How to Compare Fractions
Is 4/7 greater than 5/9? Is 3/13 less than 11/45? What’s the best way to compare fractions so that you can line them up in ascending or descending order? Keep on reading to find out!
Which fraction is larger, 4/7 or 5/9? Is the fraction 3/13 less than or greater than the fraction 11/45? For fractions like 1/4, 1/3, and 1/2 that you can easily visualize, answering questions like this is relatively easy. But with fractions like 4/7, 5/9, 3/13, and 11/45, the answer isn’t exactly obvious. The good news is that although those answers might not be obvious, they’re not too hard to figure out. So, how do you do it? What’s the best way to compare fractions so that you can line them up in ascending or descending order? Keep on reading because that’s exactly what we’re going to learn how to do today.
Why Are Some Fractions Hard to Compare?
Why is it easy to compare fractions like 1/4 and 1/2 but hard to compare fractions like 4/7 and 5/9? For one thing, you have an intuitive understanding of what fractions like 1/4 and 1/2 look like relative to each other. Whether you like to picture pizzas, pies, or something else, you know that 1/2 takes up twice as much area as 1/4. But that intuitive understanding of relative size just doesn’t exist when you’re thinking about fractions like 4/7 and 5/9. Why? Well, for one thing, we don’t deal with fractions like 4/7 and 5/9 very often. So although we might be able to quickly figure out that they both represent numbers that are a little bigger than 1/2, we don’t have a good feeling for exactly how much bigger.
I’m not sure if this is how the brain actually works, but it seems like we have the ability to rewrite simple and familiar fractions in terms of a common denominator so that we can easily compare them. And it seems like we do all of this pretty much automatically without really thinking about it. For example, it seems as if the brain intuitively rewrites the fractions 1/4 and 1/2 in terms of their common denominator 4 and quickly recognize that 1/2 is equivalent to 2/4 and therefore twice as large as 1/4. Whether or not this process really is semi-automatic for common fractions, when it comes to less familiar fractions like 4/7 and 5/9, this process is definitely not automatic. Which means we have to do a bit of work.
Method 1: Use a Common Denominator
And that brings us to our first method for comparing fractions: writing them in terms of a common denominator. Once two or more fractions are rewritten in terms of a common denominator, all you have to do to compare them is look at their numerators. For example, we can compare 4/7 and 5/9 by writing them in terms of their common denominator 63. In this case, 63 happens to be their lowest common denominator, but this method will work for any choice of common denominator. We can rewrite 4/7 in terms of the denominator 63 by multiplying its top and bottom by 9 to get 36/63. Similarly, we can write 5/9 in terms of the denominator 63 by multiplying its top and bottom by 7 to get 35/63.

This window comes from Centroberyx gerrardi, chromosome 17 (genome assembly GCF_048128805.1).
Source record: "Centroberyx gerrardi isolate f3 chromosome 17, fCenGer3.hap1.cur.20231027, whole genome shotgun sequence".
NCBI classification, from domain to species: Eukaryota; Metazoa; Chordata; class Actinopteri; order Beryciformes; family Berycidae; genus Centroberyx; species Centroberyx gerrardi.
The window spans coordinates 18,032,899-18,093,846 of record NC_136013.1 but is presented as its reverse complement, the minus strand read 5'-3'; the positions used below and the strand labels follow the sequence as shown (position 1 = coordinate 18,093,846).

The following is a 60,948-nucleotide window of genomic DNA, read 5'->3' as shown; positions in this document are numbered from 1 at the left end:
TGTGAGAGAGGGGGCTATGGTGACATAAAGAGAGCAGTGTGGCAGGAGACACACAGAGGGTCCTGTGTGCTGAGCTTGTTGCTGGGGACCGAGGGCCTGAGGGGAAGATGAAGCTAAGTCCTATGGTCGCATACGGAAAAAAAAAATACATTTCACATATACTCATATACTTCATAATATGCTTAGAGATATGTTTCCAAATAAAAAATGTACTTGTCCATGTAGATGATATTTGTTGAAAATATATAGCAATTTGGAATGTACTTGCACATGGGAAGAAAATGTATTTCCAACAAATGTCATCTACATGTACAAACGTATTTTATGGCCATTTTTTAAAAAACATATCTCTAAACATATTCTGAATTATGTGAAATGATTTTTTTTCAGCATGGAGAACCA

So the fraction 4/7 is equivalent to 36/63, and the fraction 5/9 is equivalent to 35/63. What does that tell us? Well, since we now have an apples-to-apples comparison, we immediately see that the fraction 4/7 is greater than 5/9. How about the fractions 3/13 and 11/45—which is larger? To find out, let’s write them in terms of the common denominator 585. Multiplying the top and bottom of 3/13 by 45, we find that it’s equivalent to the fraction 135/585. And multiplying the top and bottom of 11/45 by 13, we find that it’s equivalent to the fraction 143/585. Which means that 11/45 is a big bigger than 3/13.
Method 2: Convert Fractions to Decimals
In truth, doing all of this rewriting of fractions in terms of a common denominator can be kind of a pain. It’s not exactly hard to do, but it takes time…and it’s often not the fastest way to compare fractions. Which brings us to the second method for comparing fractions. Instead of rewriting them in terms of a common denominator, the fastest way to compare fractions is to convert them into decimal numbers. After you do that, you can then put the fractions you’re comparing in ascending or descending order simply by ordering them in terms of their decimal representations.
How do you rewrite a fraction as a decimal number? It couldn’t be easier. As we learned way back when we talked about the connection between fractions and division, all you have to do is divide the numerator of the fraction by its denominator (this is often easiest and quickest to do with the help of a calculator). So the fraction 4/7 = 0.571… and the fraction 5/9 is equal to 0.555… (we learned about this special case in the episode on how to convert repeating decimals into fractions). Just as we found earlier using the common denominator method, the fact that the decimal 0.571… is larger than 0.555… tells us that the fraction 4/7 is greater than 5/9.
Believe it or not, that’s all there is to comparing fractions. Whether you prefer to rewrite them in terms of a common denominator and compare their numerators or simply convert them into easily comparable decimal numbers, writing fractions in ascending or descending order is a relatively straightforward task.
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Until next time, this is Jason Marshall with The Math Dude’s Quick and Dirty Tips to Make Math Easier. Thanks for reading, math fans!